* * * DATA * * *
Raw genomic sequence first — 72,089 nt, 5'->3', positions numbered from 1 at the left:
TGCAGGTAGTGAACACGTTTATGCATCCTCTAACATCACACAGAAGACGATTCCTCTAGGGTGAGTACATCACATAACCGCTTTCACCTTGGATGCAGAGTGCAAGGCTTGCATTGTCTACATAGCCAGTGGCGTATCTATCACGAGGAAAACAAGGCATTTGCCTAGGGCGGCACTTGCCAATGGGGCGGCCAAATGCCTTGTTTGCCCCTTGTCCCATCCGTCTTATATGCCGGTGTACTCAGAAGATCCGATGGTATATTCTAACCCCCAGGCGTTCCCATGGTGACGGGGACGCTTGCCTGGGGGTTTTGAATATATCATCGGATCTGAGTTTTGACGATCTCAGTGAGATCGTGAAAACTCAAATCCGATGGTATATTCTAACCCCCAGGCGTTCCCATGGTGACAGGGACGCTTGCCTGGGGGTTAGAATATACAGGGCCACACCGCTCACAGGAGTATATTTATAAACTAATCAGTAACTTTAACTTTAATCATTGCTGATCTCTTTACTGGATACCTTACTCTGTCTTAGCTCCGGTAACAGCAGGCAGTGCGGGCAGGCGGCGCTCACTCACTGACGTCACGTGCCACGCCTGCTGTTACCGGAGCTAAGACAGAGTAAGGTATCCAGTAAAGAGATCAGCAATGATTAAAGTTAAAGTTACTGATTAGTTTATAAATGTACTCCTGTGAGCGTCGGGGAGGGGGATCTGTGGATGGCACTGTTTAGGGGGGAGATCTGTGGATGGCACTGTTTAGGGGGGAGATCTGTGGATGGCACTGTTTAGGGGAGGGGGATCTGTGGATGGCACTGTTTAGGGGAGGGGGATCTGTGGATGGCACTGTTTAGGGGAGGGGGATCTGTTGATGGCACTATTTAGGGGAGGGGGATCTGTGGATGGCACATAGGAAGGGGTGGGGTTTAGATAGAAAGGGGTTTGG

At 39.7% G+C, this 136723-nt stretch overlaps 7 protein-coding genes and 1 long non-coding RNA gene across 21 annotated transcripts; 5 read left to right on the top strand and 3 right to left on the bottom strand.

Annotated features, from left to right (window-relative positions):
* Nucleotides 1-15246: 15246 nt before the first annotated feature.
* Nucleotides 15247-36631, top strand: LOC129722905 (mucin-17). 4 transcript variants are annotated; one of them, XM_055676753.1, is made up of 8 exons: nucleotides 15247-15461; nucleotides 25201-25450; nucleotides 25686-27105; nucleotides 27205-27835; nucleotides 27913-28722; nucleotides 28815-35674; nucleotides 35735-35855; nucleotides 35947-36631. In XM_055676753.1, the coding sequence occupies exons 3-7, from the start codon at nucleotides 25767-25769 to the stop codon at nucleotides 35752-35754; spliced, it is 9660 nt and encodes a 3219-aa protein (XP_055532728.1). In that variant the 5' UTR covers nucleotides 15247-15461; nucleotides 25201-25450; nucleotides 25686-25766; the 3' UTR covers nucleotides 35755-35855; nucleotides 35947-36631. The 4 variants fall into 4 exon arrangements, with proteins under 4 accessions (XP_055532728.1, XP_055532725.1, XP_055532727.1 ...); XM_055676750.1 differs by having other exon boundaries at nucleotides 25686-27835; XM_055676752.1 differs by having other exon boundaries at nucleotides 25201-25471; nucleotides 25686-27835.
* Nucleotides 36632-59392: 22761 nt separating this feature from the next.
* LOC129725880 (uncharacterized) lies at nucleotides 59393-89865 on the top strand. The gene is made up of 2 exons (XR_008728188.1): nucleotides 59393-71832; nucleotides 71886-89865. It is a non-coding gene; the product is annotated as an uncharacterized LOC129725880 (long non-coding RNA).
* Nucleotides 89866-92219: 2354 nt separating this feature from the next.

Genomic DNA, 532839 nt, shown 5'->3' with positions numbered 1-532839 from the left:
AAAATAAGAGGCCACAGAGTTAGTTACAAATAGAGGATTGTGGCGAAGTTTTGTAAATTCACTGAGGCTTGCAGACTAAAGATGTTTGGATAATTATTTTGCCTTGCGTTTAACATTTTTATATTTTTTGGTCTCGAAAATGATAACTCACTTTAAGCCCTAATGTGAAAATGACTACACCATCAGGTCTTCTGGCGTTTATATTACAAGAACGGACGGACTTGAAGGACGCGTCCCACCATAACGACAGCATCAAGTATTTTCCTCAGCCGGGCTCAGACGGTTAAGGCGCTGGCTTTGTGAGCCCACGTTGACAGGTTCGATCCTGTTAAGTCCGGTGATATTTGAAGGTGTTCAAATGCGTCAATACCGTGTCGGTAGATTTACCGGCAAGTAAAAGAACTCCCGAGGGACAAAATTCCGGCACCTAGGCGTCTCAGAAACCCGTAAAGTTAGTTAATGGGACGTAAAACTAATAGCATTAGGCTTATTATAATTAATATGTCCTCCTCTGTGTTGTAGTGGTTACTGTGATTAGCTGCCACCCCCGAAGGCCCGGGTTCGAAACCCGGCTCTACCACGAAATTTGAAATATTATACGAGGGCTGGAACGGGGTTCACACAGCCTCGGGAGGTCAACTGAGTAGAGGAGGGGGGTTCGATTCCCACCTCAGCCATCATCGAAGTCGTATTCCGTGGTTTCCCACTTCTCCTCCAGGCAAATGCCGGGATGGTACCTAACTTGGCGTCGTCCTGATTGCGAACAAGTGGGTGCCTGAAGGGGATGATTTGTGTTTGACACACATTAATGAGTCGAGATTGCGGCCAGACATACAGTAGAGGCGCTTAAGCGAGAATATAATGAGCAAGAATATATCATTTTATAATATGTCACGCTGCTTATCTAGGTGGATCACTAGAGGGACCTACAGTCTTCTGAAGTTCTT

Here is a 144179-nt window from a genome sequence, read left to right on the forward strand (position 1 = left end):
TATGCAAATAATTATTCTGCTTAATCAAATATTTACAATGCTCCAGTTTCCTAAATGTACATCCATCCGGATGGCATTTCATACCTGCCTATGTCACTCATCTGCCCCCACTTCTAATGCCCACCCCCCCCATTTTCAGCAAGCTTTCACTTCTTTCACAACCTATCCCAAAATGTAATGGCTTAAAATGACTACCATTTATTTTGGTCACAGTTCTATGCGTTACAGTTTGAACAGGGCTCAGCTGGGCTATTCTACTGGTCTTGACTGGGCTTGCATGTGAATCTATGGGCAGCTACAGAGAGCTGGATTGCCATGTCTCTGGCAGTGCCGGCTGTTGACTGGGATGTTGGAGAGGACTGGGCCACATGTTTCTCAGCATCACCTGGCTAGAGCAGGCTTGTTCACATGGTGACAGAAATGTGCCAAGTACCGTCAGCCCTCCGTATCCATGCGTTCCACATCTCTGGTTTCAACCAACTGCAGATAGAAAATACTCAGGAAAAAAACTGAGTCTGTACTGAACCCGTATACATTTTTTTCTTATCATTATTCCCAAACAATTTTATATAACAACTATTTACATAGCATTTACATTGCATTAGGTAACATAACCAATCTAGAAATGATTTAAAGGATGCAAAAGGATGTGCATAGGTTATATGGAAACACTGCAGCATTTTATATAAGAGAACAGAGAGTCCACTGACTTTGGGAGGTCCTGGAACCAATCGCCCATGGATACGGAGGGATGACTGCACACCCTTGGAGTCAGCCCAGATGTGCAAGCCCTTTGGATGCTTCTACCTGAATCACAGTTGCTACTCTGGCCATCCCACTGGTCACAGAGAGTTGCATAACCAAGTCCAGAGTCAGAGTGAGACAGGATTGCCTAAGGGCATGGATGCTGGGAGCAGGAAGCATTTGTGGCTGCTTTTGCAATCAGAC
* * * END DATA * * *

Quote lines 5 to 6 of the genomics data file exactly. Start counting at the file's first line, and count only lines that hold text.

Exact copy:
* Nucleotides 1-15246: 15246 nt before the first annotated feature.
* Nucleotides 15247-36631, top strand: LOC129722905 (mucin-17). 4 transcript variants are annotated; one of them, XM_055676753.1, is made up of 8 exons: nucleotides 15247-15461; nucleotides 25201-25450; nucleotides 25686-27105; nucleotides 27205-27835; nucleotides 27913-28722; nucleotides 28815-35674; nucleotides 35735-35855; nucleotides 35947-36631. In XM_055676753.1, the coding sequence occupies exons 3-7, from the start codon at nucleotides 25767-25769 to the stop codon at nucleotides 35752-35754; spliced, it is 9660 nt and encodes a 3219-aa protein (XP_055532728.1). In that variant the 5' UTR covers nucleotides 15247-15461; nucleotides 25201-25450; nucleotides 25686-25766; the 3' UTR covers nucleotides 35755-35855; nucleotides 35947-36631. The 4 variants fall into 4 exon arrangements, with proteins under 4 accessions (XP_055532728.1, XP_055532725.1, XP_055532727.1 ...); XM_055676750.1 differs by having other exon boundaries at nucleotides 25686-27835; XM_055676752.1 differs by having other exon boundaries at nucleotides 25201-25471; nucleotides 25686-27835.